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The 63-year-old YouTube personality Bob Wells has been residing in his van since 1995 long before VanLife was a thing. As a matter of fact, Wells is viewed as the Godfather of the movement. Today, Wells is the President of Homes On Wheels Alliance, Inc. and Founder of Rubber Tramp Rendezvous (RTRs). He has also become somewhat of a YouTube sensation with his tutorials on van construction.

Even though VanLife seems like a relatively new trend, it’s not. Between 1960 and 1980, people were converting full-sized vans into living spaces. During that period, the movement had garnered enough popularity that multi-day van festivals were held across the country. Camper van technology might be a lot better today, but even back then van conversions could be lavish.

Bob Wells: the man behind the camper van

Over two decades ago, Bob Wells wound up living in his Chevy box truck after a messy divorce. With only $1,200 a month, Wells felt like he had hit rock bottom. But with stoic determination, he turned his misfortune into a movement.

In an article by the New York Post, Wells is referred to as a “bearded evangelist for the houseless community.” Along with his YouTube channel, he founded and runs the very popular website

In an interview with PBS NewsHour, Wells eluded that he makes pretty good money these days. When asked what he does with all of his money, he told the interviewer that he gives it away to people who need it.

For Wells, the world he once knew is unrecognizable and cutthroat. After making his makeshift camper, his new way of life allowed him to escape “the crushing realities” of the world. The entire point behind Wells’ movement is to help “vandwellers stop feeling like victims and become empowered,” the New York Post article stated.

Wells holds his annual gathering in Quartzsite, Arizona, where thousands of road warriors gather to show support for each other. Quartzsite has become a climatological refuge during the winter months thanks to its balmy, sunny, and arid weather.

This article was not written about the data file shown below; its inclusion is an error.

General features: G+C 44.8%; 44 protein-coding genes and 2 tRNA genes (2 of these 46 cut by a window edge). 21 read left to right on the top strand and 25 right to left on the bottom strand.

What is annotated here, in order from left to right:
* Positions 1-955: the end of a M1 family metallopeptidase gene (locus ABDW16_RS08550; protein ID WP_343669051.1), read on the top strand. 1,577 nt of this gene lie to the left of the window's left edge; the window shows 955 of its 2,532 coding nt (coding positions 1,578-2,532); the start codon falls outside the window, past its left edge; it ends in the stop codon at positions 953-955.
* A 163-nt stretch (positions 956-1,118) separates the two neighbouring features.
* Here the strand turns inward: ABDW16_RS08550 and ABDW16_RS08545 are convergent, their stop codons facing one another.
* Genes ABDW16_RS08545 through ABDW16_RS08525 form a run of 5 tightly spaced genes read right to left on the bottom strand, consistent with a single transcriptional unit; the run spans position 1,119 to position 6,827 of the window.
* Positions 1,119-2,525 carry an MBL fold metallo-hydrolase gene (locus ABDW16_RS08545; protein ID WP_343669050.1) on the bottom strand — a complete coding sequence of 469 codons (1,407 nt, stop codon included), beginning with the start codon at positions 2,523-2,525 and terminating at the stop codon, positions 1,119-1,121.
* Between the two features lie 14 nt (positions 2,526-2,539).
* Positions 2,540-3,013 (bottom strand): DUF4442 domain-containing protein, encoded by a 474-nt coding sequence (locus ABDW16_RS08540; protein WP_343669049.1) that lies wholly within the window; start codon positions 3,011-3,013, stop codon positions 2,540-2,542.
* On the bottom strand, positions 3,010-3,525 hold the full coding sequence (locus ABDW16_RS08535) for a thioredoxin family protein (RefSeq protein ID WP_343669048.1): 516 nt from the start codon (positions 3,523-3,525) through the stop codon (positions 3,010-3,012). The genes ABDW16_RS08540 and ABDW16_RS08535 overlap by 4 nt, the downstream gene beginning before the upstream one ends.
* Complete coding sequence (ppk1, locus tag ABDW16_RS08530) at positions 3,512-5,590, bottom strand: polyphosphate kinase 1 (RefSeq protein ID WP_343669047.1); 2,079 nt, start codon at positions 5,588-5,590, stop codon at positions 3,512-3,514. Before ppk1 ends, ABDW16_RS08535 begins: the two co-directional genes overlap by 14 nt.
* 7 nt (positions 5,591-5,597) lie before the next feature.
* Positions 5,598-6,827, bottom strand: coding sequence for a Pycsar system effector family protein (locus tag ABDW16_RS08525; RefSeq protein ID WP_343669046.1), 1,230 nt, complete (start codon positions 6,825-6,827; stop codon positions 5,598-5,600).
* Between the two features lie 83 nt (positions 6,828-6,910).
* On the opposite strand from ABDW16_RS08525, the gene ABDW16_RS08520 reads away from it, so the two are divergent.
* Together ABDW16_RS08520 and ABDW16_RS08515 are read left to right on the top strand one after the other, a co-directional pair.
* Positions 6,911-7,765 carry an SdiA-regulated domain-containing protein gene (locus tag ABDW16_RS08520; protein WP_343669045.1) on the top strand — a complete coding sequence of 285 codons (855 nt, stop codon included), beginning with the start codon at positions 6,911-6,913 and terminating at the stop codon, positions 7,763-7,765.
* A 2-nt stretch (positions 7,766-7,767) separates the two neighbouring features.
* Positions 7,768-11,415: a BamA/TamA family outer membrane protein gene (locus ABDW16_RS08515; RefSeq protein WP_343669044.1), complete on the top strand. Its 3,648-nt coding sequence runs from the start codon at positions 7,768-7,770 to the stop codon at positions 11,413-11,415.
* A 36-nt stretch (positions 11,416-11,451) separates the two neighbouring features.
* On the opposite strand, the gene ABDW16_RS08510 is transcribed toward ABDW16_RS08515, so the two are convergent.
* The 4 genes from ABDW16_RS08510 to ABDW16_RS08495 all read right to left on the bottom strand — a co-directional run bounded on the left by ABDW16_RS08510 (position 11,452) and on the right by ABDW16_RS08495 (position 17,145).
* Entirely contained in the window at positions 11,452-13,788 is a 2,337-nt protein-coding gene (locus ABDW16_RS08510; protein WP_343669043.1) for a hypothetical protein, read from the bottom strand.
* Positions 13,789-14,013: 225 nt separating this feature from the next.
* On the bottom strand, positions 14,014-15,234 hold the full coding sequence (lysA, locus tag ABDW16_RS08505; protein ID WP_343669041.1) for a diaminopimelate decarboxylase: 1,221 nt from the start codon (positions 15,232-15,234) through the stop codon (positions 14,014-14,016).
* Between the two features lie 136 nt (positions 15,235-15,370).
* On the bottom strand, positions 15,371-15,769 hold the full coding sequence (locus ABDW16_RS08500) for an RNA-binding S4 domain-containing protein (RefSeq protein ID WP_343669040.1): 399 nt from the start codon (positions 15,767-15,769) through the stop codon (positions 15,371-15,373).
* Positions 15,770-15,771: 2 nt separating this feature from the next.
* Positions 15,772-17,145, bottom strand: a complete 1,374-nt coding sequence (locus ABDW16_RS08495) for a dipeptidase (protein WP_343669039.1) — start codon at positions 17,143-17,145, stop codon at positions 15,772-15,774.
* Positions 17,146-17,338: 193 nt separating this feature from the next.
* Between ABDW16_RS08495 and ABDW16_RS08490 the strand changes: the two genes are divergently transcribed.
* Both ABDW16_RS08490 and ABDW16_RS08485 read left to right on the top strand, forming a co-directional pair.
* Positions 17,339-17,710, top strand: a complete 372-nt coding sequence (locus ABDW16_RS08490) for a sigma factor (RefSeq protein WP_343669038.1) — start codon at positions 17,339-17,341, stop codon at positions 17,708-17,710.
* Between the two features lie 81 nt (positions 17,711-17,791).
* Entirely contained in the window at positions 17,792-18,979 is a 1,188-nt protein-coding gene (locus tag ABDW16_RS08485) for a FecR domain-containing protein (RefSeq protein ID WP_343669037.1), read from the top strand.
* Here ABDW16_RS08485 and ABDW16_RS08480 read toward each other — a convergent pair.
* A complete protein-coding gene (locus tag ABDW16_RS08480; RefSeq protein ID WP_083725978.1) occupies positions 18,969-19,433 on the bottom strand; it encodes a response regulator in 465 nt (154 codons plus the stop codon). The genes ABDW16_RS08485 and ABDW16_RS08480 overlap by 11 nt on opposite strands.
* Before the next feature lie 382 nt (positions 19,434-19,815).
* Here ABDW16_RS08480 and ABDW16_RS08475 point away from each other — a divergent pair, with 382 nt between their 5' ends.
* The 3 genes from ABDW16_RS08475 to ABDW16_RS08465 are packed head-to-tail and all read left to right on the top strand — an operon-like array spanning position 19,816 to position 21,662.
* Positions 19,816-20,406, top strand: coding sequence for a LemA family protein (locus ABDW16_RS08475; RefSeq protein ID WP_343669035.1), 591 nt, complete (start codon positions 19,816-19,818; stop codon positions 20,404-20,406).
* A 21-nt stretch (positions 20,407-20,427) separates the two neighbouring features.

With around 2 million VanLife enthusiasts passing through the area annually, Quartzsite is known as America’s boondocking capital. The land might not be the most beautiful in the country but the Bureau of Land Management allows travelers to camp there for up to two weeks at a time. And for a traveling community looking to live as cheaply as possible, that is a great asset.

Why the camper van and VanLife community has exploded recently

In October 2019, the hashtag #vanlife had more than 6 million posts on Instagram. The gig economy, flexible work arrangements, and the Marie Kondo-inspired minimalism movement have played significant roles in making the nomadic lifestyle popular.

While each vanlifer has their own reason for choosing the nomadic lifestyle, most of them do it out of necessity, much like how Bob Wells started out.

Those who aren’t retirees or freelancer nomads do things such as work-camping to bring in an income. Work-camping isn’t limited to working on campgrounds as is assumed; whoever travels in an RV or camper van and works part-time as they travel the country is considered a workcamper.

Then there are the rare few who, like Wells, make a decent living from producing blogs and YouTube vlogs about living the VanLife.

Bob Wells’ influence on the VanLife movement

Two people work on converting a van into a camper
Two people work on converting a van | Adam Lee / Barcroft Media via Getty Images / Barcroft Media via Getty Images

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The difference between most people trying to do what Wells does and Wells himself is that he launched his site right before the housing crisis. As more middle-class Americans found themselves unable to pay rent and mortgages, they were forced to live in their vehicles.

It was during this time that his website started receiving a lot of traffic as people were looking for advice on how to live the nomadic lifestyle. In other words, Wells was in the right place, doing the right thing, at just the right time.

His humble, down-to-earth personality not only earned him a lot of love but inspired people from all sorts of demographics, backgrounds, generations, and classes to join the VanLife movement. This is why, despite Wells mostly catering to Boomers, his content has outlived product placement-driven gimmicks like #vanlife.